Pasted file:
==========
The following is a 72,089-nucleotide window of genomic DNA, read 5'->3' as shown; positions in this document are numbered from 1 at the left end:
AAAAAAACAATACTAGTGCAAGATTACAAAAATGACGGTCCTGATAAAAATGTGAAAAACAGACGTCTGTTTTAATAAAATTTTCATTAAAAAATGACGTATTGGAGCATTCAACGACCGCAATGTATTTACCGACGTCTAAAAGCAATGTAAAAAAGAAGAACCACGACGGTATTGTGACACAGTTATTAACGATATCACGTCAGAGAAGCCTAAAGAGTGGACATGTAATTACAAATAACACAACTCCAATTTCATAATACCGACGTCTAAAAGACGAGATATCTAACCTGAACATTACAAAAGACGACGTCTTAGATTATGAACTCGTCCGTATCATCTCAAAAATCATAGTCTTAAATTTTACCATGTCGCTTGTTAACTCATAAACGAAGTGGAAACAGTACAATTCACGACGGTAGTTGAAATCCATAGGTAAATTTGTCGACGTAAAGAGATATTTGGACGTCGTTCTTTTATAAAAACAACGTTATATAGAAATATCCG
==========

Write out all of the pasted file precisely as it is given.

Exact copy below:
The following is a 72,089-nucleotide window of genomic DNA, read 5'->3' as shown; positions in this document are numbered from 1 at the left end:
AAAAAAACAATACTAGTGCAAGATTACAAAAATGACGGTCCTGATAAAAATGTGAAAAACAGACGTCTGTTTTAATAAAATTTTCATTAAAAAATGACGTATTGGAGCATTCAACGACCGCAATGTATTTACCGACGTCTAAAAGCAATGTAAAAAAGAAGAACCACGACGGTATTGTGACACAGTTATTAACGATATCACGTCAGAGAAGCCTAAAGAGTGGACATGTAATTACAAATAACACAACTCCAATTTCATAATACCGACGTCTAAAAGACGAGATATCTAACCTGAACATTACAAAAGACGACGTCTTAGATTATGAACTCGTCCGTATCATCTCAAAAATCATAGTCTTAAATTTTACCATGTCGCTTGTTAACTCATAAACGAAGTGGAAACAGTACAATTCACGACGGTAGTTGAAATCCATAGGTAAATTTGTCGACGTAAAGAGATATTTGGACGTCGTTCTTTTATAAAAACAACGTTATATAGAAATATCCG